TV Show Review

TV Review: ALMOST HUMAN: Season 1, Episode 9: Unbound [FOX]

John Larroquette Michael Ealy Almost Human Unbound

FOX’s Almost Human Unbound TV Show Review. Almost Human, season 1, episode 9, ‘Unbound’ was another canonical episode that was aired out of sequence, and was somewhat out of context for that reason. A seemingly senseless murder results from a masked mugging, and the assailant, when surrounded and gunned down by law enforcement, turned out to be a reprogrammed service droid. Not so much, really. Once tagged & bagged as evidence, it reactivated and retrieved another item from the evidence room.

Frankly, I don’t know what was more disturbing. The fact that no one accounted for power back ups in an android (Ahnuld’s T-800 had one; are the Terminators that much more advanced?); the fact that there is no active surveillance inside a precinct of the future; or that the concept of a Trojan horse never occurred to anyone – particularly since the Syndicate had been going to great lengths to get into their evidence hold.

In any case, the focus of the Syndicate’s efforts was finally revealed to be the head of an XRN. XRNs were militarized RNs (after the RN line was shut down); so when they went bad, things went boom. The head was all that was left of a solitary XRN, that held the police force at bay, but she gave a lot worse than she got. A quick head switch-out, weapons load-out, and murderous exit later, and XRN Danica (Gina Carano) was on a mission to blast ‘her’ way to, and through, “The Wall.”

At the first mention of The Wall, I immediately thought of a populist, ‘haves versus have nots’ scenario, that I had initially hoped the Syndicate was all about (until they went all ‘bacon fry,’ for the pilot’s climax). Unless you find yourself in a Gene Roddenberry future, free of currency and influence peddling, there will always be socio-economic disparity. Since I had not seen anything in the way of slums, or random homeless, I assumed there was a ghetto, or partition of some kind, to keep the shiny future we’ve been seeing away from those it left behind, and begrudged.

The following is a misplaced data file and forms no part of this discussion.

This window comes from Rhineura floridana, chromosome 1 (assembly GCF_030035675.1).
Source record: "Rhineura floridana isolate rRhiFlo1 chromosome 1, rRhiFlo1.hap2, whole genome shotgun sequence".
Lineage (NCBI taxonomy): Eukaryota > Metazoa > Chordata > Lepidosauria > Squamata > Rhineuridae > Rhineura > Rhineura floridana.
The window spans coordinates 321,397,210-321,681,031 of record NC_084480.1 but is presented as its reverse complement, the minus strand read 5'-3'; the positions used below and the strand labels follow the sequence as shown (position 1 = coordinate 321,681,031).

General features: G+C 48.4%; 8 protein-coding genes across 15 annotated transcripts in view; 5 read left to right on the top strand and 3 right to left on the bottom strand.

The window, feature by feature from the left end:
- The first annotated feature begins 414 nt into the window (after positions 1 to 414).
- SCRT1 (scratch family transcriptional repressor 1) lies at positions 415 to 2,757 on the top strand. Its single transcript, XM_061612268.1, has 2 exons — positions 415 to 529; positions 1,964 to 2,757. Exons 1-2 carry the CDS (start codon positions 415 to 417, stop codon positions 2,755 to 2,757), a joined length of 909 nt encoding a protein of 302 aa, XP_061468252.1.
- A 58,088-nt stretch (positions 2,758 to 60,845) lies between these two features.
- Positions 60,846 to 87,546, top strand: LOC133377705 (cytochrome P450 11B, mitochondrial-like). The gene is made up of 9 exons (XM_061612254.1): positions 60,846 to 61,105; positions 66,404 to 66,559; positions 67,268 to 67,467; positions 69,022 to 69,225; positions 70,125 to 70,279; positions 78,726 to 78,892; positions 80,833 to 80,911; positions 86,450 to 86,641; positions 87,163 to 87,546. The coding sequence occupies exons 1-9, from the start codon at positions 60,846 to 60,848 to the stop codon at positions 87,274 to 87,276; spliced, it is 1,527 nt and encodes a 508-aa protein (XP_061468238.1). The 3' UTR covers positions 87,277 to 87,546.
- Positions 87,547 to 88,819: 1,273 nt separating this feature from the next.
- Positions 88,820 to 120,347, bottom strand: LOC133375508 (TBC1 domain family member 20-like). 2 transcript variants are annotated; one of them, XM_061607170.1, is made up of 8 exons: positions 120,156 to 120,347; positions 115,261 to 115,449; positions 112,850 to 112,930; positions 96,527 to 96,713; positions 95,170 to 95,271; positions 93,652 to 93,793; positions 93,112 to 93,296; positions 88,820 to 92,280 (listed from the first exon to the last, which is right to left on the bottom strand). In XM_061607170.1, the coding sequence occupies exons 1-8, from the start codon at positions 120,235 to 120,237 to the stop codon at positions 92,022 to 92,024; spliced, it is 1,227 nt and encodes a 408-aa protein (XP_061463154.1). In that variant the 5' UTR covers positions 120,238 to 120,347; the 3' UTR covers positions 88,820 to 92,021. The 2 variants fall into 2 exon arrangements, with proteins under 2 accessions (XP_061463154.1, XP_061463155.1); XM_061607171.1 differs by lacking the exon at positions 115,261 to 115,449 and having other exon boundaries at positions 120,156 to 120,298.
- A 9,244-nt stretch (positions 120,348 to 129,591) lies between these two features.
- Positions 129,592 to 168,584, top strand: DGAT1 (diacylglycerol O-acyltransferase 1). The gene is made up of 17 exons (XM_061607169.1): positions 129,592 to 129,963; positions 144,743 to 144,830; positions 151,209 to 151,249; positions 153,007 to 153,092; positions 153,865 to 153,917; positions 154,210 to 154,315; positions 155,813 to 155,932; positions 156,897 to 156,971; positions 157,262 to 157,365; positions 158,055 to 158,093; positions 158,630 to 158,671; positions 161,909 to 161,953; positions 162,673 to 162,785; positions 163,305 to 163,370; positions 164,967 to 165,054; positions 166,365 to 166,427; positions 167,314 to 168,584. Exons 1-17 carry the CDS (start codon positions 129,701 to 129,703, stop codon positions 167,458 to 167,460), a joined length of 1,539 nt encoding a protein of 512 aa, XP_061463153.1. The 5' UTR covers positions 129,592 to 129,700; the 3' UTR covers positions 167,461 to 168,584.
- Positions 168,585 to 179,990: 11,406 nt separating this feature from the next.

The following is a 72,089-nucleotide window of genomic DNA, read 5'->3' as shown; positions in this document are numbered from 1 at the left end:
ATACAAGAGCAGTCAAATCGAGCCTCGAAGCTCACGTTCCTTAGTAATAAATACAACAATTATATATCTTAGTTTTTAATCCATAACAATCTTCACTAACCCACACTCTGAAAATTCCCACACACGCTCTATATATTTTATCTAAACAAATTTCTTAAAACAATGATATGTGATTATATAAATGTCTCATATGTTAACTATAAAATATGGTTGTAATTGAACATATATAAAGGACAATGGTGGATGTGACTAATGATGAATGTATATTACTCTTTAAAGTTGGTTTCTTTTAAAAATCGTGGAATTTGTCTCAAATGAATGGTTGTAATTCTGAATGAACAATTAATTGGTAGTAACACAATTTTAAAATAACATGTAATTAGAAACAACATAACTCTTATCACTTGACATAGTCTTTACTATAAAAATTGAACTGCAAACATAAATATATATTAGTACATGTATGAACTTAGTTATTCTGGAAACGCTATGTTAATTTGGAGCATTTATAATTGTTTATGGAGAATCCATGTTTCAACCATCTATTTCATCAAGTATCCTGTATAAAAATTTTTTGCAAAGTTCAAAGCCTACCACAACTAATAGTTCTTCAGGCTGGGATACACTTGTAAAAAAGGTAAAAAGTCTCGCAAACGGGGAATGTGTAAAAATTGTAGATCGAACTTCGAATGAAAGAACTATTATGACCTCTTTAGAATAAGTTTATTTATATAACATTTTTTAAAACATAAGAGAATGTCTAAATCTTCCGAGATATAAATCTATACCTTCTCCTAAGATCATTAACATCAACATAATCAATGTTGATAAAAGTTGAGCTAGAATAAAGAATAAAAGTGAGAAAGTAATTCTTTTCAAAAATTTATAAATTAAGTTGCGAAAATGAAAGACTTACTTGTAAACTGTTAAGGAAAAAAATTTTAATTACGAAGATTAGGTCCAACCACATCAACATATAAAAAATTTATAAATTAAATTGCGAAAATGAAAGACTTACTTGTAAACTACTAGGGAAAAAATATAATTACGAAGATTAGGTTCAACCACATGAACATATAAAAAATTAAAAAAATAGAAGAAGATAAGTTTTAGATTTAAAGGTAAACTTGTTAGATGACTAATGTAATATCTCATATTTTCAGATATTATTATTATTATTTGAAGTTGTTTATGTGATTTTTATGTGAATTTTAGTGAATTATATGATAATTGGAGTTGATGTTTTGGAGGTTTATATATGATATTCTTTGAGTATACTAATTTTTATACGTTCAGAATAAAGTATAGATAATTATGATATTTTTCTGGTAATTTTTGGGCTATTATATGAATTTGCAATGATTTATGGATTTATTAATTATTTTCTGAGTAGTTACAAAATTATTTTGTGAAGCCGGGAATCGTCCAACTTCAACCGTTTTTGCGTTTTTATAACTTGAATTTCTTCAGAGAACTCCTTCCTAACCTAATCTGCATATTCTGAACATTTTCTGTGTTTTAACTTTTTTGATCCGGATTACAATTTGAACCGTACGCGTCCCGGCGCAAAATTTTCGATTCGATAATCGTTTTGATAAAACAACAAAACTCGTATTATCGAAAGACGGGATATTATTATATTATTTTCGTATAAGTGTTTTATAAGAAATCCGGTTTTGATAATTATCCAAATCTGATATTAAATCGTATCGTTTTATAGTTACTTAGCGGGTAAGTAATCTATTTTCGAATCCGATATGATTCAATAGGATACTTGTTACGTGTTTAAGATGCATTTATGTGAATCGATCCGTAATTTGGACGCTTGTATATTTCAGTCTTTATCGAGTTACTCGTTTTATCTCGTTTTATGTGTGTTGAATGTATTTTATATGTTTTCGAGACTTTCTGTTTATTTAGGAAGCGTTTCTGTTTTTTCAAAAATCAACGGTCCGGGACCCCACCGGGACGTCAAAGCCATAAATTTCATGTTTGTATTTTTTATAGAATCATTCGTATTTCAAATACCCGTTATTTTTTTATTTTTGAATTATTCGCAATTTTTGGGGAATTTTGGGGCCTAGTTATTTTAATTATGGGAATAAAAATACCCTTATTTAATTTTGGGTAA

Danica’s blood trail lead Kennex (Karl Urban) and Dorian (Michael Ealy) to Dr. Nigel Vaughn (John Larroquette). For Dorian, it was a family reunion, of sorts; Dr. Vaughn created the RNs. He also created the XRNs, and he wore his guilt, over Danica, like a trident & net. A trident & net he used, to great effect, on Dorian, Kennex, and the whole task force.

The consideration, by Dr. Vaughn, in asking Dorian’s permission for a hands on appreciation of his work, was a nice touch. It added an extra poignancy to their first meeting. A whole lot of deference was thrown his way, opening a lot of doors. Why not? It takes a real cynic to hear alarm bells, when John Larroquette plays the redemption seeking paternal figure….

Gina Carano kicks ass. It was nice to see her put to good use. I imagine, however, her turn in ‘Unbound’ only reinforced her supporters’ claim that the role of Wonder Woman should have been hers (you all have Snyder!). That, and the lingering corset shot was more of a “what could have been” demo, than mere fanservice. Honest.

Gina Carano Almost Human Unbound

I’d say a lot was given away, early and often, during the episode; but I got a devious mind, so I’m not sure I can accuse the creators of being obvious or careless. The final confrontation boiled down from a Danica-versus-MX shootout, to a Danica-Kennex-Dorian throwdown. Sweet. For anyone who had flashes of I, Robot, or the original Robocop, regarding android level combat, this had to be quite a pay-off. That said, the real take away, from ‘Unbound,’ wasn’t the fight, or even Kennex’s newfound appreciation for his bionic leg. It was the promise of more to come. More full-on conflict, more rogue androids, more full-on android vs android conflict.

Ears to The Wall, people, ears to The Wall.

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About the author

Sam Joseph

Sam is an Avid consumer/observer of Geek culture, and collector of Fanboy media from earliest memory. Armchair sociologist and futurist. Honest critic with satirical if not absurdist­­ wit with some experience in comics/ animation production.

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